Our leadership must be very careful.  It is now very politically correct to take the stand on the side of preservation of farmland, but we must be wary of what actions are taken.  Any action that perpetuates or promotes traditional practices promises status quo, and in agriculture, status quo means lethargy and failure.  Only with channels of robust opportunities will our industry flourish.  Only with robust channels of opportunity will new production horizons be expanded.  Only with robust channels of opportunity will new stewards be recruited and welcomed into the industry.
     Regulations seem to beget regulations, and the more the subject is debated the more government grows and takes on an independence that suffocates the efforts that promise productive gains.  In my years of involvement, the most notable governmental contribution to any success was that cluster of grapes on the table that day in 1983.  If governmental actions can discover and perfect a succession of Red Globe table grapes, then there is mutual benefit.
     As for the rest, I am sorry . . . the hot water never seems hot enough.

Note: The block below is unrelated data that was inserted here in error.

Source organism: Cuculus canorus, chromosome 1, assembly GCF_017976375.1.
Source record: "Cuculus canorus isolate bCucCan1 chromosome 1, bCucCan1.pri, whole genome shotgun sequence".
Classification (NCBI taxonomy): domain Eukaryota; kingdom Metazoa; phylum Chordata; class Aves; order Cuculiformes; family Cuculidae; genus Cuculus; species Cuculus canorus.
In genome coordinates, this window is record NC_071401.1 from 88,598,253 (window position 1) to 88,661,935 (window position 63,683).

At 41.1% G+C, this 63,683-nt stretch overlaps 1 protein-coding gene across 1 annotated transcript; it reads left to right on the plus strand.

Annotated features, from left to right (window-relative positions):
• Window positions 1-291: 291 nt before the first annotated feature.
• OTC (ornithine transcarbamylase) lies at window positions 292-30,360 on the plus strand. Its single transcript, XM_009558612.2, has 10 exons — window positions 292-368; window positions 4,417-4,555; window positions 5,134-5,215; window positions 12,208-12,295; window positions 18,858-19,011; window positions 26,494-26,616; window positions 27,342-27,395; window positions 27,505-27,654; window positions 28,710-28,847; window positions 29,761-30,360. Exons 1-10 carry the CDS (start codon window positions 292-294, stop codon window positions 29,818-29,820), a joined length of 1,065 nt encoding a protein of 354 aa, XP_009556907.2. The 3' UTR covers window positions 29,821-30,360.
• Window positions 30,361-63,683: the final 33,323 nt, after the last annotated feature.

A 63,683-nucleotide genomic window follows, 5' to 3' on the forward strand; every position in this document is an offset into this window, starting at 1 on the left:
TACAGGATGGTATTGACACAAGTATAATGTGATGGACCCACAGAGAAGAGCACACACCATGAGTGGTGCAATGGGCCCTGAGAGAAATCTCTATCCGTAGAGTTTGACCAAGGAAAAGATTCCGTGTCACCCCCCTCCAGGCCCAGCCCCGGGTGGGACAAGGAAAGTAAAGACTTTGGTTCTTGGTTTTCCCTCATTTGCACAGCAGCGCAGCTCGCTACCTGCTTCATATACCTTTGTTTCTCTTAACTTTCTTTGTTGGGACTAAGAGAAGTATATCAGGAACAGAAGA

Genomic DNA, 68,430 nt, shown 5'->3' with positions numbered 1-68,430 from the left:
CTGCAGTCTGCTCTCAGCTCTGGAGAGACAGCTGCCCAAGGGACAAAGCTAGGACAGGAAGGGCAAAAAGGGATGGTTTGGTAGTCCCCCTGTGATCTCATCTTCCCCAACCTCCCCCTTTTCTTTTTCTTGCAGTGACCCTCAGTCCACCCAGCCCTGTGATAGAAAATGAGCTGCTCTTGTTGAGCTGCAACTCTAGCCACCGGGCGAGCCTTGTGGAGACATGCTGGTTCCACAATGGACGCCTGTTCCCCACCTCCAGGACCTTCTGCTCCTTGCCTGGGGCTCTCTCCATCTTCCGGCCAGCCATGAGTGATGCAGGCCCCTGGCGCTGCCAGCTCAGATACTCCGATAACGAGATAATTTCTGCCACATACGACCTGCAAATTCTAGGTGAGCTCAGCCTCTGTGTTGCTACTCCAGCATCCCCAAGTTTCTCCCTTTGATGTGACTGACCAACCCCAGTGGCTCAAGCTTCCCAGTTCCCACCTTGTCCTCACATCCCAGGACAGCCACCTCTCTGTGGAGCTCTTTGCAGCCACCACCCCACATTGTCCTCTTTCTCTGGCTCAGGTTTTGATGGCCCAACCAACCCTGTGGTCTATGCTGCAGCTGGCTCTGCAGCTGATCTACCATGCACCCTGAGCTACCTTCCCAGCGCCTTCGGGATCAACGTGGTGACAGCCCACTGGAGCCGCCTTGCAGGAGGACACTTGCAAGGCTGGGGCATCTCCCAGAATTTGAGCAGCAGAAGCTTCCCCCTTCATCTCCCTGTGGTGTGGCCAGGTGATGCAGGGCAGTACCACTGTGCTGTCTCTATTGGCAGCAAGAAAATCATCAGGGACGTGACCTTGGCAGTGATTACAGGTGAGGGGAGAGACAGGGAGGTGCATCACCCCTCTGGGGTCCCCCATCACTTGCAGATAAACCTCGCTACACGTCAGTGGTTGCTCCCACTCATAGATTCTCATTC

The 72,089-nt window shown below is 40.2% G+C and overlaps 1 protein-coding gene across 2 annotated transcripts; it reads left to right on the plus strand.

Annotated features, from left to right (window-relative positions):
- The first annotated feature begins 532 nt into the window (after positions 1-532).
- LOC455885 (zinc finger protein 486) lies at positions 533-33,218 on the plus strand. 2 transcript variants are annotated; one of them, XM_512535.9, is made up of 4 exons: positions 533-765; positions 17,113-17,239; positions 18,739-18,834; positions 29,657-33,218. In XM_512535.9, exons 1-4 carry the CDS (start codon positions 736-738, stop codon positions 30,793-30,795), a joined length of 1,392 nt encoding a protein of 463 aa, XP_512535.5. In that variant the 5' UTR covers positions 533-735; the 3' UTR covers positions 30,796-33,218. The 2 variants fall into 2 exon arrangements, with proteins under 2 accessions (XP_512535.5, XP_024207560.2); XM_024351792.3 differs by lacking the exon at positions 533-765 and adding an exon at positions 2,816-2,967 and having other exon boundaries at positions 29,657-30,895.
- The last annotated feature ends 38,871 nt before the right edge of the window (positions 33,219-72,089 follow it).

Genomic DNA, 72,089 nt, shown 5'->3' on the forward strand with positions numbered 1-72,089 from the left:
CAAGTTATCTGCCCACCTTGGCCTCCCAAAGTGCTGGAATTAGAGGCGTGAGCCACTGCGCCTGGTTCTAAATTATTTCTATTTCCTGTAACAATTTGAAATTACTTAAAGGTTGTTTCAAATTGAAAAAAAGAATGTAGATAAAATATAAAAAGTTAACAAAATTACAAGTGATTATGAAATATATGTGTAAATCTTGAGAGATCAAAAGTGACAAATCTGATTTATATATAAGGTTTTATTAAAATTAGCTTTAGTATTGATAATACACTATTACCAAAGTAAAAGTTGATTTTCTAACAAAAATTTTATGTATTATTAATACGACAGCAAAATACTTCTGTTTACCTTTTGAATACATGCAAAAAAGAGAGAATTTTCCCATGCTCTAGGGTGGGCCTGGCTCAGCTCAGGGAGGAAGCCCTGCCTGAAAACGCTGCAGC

Stephen L. Wilmeth is a rancher from southern New Mexico who farmed in California for many years.  “California agriculture is one of the most effective controls in limiting the expansion of farming in the warmer, lower latitudes.  The progressives who are giddy about saving the delta smelt need to be held accountable for their actions that will put pressure on a minimum of three or four lower latitude species.  If they are intent on saving the world, they had better lobby to return every acre ever farmed in California to full production . . . and make sure California farmers have the water to get it done.”     


Wilmeth is right on the issue of government involvement in farming, primarily through subsidies and regulations.

The feds subsidize crop production to the tune of between $10 billion and $30 billion per year, depending on market prices, disaster payments, etc. Then you add an additional $5 billion annually for statistics, research,  education and marketing support.